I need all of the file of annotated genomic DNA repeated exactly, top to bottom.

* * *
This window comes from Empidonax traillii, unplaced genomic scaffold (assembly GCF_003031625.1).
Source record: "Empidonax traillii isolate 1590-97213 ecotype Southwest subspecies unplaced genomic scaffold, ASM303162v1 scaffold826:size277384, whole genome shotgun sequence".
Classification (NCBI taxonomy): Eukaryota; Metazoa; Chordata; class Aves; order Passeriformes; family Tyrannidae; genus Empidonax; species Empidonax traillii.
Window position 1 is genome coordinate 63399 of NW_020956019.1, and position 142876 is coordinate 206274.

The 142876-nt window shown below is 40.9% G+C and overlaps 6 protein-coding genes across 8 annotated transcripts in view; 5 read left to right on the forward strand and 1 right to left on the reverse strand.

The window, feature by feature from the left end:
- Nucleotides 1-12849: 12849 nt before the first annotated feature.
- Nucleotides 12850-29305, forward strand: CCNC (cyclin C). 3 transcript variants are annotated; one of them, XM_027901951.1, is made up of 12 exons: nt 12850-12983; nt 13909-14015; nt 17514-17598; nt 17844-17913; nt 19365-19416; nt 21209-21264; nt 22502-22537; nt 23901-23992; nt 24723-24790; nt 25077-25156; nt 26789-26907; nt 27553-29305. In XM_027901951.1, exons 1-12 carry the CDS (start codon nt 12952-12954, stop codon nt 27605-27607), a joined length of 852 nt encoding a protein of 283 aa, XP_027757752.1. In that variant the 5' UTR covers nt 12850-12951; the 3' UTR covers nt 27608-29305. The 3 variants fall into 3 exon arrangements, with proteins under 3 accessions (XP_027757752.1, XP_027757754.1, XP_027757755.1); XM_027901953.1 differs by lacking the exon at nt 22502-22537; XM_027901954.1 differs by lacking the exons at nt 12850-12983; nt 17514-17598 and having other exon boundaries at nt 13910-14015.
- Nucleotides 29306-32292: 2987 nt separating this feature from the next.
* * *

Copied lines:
This window comes from Empidonax traillii, unplaced genomic scaffold (assembly GCF_003031625.1).
Source record: "Empidonax traillii isolate 1590-97213 ecotype Southwest subspecies unplaced genomic scaffold, ASM303162v1 scaffold826:size277384, whole genome shotgun sequence".
Classification (NCBI taxonomy): Eukaryota; Metazoa; Chordata; class Aves; order Passeriformes; family Tyrannidae; genus Empidonax; species Empidonax traillii.
Window position 1 is genome coordinate 63399 of NW_020956019.1, and position 142876 is coordinate 206274.

The 142876-nt window shown below is 40.9% G+C and overlaps 6 protein-coding genes across 8 annotated transcripts in view; 5 read left to right on the forward strand and 1 right to left on the reverse strand.

The window, feature by feature from the left end:
- Nucleotides 1-12849: 12849 nt before the first annotated feature.
- Nucleotides 12850-29305, forward strand: CCNC (cyclin C). 3 transcript variants are annotated; one of them, XM_027901951.1, is made up of 12 exons: nt 12850-12983; nt 13909-14015; nt 17514-17598; nt 17844-17913; nt 19365-19416; nt 21209-21264; nt 22502-22537; nt 23901-23992; nt 24723-24790; nt 25077-25156; nt 26789-26907; nt 27553-29305. In XM_027901951.1, exons 1-12 carry the CDS (start codon nt 12952-12954, stop codon nt 27605-27607), a joined length of 852 nt encoding a protein of 283 aa, XP_027757752.1. In that variant the 5' UTR covers nt 12850-12951; the 3' UTR covers nt 27608-29305. The 3 variants fall into 3 exon arrangements, with proteins under 3 accessions (XP_027757752.1, XP_027757754.1, XP_027757755.1); XM_027901953.1 differs by lacking the exon at nt 22502-22537; XM_027901954.1 differs by lacking the exons at nt 12850-12983; nt 17514-17598 and having other exon boundaries at nt 13910-14015.
- Nucleotides 29306-32292: 2987 nt separating this feature from the next.